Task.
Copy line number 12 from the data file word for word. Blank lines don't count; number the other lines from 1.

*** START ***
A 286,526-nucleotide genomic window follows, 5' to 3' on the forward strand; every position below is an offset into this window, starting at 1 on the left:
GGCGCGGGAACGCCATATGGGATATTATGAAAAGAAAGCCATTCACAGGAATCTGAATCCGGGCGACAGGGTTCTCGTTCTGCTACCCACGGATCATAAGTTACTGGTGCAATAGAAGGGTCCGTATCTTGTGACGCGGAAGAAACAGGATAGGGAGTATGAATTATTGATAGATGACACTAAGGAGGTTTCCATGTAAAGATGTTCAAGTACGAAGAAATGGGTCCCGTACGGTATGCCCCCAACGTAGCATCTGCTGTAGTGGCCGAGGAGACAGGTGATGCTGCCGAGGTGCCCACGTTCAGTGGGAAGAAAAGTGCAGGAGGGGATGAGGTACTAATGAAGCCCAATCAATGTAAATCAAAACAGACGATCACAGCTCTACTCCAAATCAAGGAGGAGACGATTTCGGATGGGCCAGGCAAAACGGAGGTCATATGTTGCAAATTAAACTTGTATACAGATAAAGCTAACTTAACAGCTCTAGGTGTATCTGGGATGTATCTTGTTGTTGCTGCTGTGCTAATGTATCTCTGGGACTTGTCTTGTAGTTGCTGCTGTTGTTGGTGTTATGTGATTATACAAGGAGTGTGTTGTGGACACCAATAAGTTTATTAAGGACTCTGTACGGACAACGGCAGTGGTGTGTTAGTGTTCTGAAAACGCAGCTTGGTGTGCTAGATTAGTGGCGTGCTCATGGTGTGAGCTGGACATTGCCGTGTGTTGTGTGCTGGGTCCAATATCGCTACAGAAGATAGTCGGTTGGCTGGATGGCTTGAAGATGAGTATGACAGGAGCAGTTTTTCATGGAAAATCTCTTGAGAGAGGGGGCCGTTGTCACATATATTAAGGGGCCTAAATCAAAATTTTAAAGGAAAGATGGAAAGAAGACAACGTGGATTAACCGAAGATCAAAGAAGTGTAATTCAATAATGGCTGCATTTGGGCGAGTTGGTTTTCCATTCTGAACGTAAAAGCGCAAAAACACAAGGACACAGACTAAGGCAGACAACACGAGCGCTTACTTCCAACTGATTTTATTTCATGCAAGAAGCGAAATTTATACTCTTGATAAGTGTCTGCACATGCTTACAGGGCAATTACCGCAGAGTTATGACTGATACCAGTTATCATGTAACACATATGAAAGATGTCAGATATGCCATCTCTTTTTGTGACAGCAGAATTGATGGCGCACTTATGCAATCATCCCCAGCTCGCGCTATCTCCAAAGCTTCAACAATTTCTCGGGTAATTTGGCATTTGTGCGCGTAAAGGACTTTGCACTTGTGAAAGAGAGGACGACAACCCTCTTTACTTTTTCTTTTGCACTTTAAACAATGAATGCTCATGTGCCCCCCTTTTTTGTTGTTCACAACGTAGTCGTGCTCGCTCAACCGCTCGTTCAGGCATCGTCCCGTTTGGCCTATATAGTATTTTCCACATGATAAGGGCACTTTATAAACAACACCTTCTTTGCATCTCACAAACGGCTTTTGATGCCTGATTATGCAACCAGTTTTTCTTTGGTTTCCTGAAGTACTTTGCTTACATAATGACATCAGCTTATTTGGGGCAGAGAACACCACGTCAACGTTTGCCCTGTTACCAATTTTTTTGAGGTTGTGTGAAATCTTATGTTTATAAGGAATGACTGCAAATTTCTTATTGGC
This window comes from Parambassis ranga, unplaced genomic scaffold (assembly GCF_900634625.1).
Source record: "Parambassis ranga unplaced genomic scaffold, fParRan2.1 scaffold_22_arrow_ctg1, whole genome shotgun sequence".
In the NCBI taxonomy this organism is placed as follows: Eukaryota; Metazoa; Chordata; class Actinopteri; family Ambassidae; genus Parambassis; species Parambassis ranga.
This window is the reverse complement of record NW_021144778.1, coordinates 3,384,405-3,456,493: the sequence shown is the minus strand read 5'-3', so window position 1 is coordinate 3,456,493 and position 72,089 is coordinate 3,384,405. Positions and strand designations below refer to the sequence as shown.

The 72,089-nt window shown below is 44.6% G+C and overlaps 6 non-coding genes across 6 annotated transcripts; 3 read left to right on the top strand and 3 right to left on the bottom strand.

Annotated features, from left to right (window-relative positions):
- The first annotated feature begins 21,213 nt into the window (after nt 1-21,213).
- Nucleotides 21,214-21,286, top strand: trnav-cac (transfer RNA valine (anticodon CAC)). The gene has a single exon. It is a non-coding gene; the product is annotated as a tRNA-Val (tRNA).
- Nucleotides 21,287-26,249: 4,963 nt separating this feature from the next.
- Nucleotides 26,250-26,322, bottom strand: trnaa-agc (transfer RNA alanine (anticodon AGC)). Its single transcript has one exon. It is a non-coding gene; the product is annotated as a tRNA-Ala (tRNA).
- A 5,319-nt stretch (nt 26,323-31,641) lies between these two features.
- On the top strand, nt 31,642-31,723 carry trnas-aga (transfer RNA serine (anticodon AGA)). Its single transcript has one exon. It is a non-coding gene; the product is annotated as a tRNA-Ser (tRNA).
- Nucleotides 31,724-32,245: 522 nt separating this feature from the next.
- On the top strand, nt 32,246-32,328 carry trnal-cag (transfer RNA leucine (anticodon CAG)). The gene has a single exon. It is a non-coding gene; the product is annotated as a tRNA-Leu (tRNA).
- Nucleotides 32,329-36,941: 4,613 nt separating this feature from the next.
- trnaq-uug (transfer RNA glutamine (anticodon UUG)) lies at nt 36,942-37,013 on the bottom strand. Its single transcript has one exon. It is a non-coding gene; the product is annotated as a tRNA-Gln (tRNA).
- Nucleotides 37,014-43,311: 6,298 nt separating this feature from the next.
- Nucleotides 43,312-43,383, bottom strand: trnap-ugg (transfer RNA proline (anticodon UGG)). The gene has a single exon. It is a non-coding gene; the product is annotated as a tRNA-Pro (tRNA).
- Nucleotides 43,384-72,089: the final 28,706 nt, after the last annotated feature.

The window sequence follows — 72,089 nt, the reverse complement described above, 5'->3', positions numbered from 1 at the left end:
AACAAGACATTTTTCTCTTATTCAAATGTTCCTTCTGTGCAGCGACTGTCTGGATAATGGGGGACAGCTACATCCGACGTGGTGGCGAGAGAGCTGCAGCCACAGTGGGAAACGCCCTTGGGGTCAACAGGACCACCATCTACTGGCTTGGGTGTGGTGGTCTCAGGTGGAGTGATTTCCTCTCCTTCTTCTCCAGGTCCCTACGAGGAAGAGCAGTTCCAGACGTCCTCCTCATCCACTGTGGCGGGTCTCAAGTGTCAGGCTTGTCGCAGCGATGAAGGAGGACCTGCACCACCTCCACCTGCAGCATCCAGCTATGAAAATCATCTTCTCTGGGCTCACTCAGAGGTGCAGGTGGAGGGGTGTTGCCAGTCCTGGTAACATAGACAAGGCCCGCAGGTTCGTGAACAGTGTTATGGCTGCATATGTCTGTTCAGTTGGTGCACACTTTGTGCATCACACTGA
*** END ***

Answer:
- Nucleotides 26,250-26,322, bottom strand: trnaa-agc (transfer RNA alanine (anticodon AGC)). Its single transcript has one exon. It is a non-coding gene; the product is annotated as a tRNA-Ala (tRNA).